The primary phrase shared between Jesus on the cross and Psalm 22 is “My God, my God, why have you forsaken me” (Psa 22:1; cf. Matt 27:46; Mark 15:34). I could see how Jesus had the whole psalm in mind during the event of the cross, since much of it is specifically connected with events that surround the cross. Knowing this makes me think that Jesus probably identified himself with the psalmist, seeing and experiencing at the same time both the troubles of that day and the strength, trust-, and praiseworthiness of the Lord. The traditional interpretation that the Father abandoned the Son would not be as strong here, since the psalm speaks of the ultimate nearness of the Lord (Psa 22:10-11, 19-21, 24). Bauckham sees the quoted words of Psalm 22:1 as Jesus’ experience on the cross, but recognizes that the entire psalm lends context to understanding the quotation (Bauckham, Jesus and the God of Israel, 255).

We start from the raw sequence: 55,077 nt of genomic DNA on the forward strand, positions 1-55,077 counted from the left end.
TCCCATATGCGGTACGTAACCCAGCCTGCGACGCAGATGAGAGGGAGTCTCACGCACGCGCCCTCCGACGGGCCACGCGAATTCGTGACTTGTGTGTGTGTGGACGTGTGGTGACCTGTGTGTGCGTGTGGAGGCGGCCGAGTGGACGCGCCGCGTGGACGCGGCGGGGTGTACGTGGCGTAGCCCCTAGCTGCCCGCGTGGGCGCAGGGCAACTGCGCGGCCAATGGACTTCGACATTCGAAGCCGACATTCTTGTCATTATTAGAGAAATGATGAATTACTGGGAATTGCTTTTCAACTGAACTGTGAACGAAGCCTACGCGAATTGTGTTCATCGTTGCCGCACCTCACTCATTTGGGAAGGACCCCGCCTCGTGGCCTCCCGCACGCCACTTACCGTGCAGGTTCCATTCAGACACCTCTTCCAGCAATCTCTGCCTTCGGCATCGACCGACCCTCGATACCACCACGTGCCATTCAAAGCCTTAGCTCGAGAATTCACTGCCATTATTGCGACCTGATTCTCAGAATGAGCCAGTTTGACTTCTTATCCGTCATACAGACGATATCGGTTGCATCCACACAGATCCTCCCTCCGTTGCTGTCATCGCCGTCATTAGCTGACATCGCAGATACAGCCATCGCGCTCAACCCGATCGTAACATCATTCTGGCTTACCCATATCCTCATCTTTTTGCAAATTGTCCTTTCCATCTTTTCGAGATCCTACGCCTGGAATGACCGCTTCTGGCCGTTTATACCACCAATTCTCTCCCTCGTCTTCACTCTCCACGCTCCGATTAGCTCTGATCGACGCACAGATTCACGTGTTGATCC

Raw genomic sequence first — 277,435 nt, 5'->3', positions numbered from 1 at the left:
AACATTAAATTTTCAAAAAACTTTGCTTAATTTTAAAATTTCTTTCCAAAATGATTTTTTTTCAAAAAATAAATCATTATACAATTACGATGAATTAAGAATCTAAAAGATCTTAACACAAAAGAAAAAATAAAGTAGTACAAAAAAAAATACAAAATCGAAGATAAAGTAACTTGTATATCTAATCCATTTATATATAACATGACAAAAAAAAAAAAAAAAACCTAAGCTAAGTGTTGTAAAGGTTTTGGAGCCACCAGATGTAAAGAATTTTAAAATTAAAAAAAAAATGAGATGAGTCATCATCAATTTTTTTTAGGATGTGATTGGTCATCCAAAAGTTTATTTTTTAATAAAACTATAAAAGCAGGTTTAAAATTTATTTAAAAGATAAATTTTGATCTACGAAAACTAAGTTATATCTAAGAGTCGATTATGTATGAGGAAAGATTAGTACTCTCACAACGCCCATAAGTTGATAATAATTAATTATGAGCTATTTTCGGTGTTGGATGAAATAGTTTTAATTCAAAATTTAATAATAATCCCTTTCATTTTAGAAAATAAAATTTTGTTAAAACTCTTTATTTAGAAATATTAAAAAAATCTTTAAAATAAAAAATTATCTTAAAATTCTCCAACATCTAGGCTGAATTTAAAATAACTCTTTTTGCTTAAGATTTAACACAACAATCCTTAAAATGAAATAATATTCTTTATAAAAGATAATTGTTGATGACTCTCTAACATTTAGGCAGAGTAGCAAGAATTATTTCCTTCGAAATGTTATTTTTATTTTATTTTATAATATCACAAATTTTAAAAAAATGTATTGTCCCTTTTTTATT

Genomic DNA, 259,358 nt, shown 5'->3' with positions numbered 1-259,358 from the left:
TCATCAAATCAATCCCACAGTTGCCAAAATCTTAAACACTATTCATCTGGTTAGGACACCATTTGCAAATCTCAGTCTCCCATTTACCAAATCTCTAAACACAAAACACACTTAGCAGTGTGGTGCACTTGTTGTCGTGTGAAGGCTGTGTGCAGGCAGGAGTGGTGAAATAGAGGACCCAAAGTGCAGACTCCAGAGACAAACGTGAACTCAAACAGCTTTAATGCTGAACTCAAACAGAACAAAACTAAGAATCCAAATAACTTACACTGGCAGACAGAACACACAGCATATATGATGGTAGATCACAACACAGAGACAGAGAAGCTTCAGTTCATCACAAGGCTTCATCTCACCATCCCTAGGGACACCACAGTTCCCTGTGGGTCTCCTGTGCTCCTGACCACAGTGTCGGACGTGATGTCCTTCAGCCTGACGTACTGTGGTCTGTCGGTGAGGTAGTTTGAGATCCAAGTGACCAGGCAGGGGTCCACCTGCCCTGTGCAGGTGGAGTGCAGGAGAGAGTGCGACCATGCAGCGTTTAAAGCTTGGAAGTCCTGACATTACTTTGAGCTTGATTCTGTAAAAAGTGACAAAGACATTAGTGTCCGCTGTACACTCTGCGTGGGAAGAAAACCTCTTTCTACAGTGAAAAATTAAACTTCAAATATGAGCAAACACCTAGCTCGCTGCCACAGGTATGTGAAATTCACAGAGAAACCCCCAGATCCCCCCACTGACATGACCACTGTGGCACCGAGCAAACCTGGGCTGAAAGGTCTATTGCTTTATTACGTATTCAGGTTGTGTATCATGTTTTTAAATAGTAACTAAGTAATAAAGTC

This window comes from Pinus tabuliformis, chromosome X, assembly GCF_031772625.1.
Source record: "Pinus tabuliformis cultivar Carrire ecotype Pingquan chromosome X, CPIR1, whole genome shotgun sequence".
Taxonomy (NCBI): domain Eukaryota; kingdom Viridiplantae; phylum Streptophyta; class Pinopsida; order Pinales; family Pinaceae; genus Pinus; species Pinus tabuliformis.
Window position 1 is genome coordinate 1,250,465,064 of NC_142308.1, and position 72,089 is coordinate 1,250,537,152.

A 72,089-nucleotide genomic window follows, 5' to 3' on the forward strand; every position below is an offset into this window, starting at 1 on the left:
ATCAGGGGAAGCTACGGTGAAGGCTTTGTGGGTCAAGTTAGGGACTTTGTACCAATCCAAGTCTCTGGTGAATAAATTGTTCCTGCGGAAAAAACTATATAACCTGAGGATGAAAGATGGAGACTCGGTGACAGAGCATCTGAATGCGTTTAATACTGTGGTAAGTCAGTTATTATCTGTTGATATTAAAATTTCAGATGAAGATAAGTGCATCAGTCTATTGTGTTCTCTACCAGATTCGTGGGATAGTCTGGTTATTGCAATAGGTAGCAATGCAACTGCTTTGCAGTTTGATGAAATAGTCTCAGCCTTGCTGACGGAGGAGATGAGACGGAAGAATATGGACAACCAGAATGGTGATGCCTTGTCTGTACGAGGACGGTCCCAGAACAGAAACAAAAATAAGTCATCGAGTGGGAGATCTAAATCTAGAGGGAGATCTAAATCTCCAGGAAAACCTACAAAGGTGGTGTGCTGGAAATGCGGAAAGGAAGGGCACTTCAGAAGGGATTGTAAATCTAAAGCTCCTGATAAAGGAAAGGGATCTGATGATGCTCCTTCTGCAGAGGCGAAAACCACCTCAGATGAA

As with Bauckham (see Jesus and the God of Israel [2008]), I see Psalm 22 as Christologically rich. In John 19:28, Jesus’ admittance to being thirsty seems to be connected to Psalm 22:15. Like the psalm, the account of the crucifixion event in John 19 also has reference to the mother of the speaker. Psalm 22:6-8, 16, 18 are referred to very specifically in the New Testament as fulfilled by the cross experience. The first set (mocking) is seen in Matthew 27:39-44, Mark 15:29-32, and Luke 23:35. Verse 18 is found fulfilled in Matthew 27:35, Mark 15:24, and John 19:23-24. Further, we see a very human Jesus—one “taken from the womb” and “on [his] mother’s breast” (Psa 22:9)—who has to trust in the Lord as all human beings do. Lastly, we see in the Psalm—as we see in Jesus—someone who points others to the Lord and encourages them in their worship of God: “I will declare your name to my brothers and sisters . . . I will praise you” (22:22); “You who fear the Lord, praise him!” (22:23).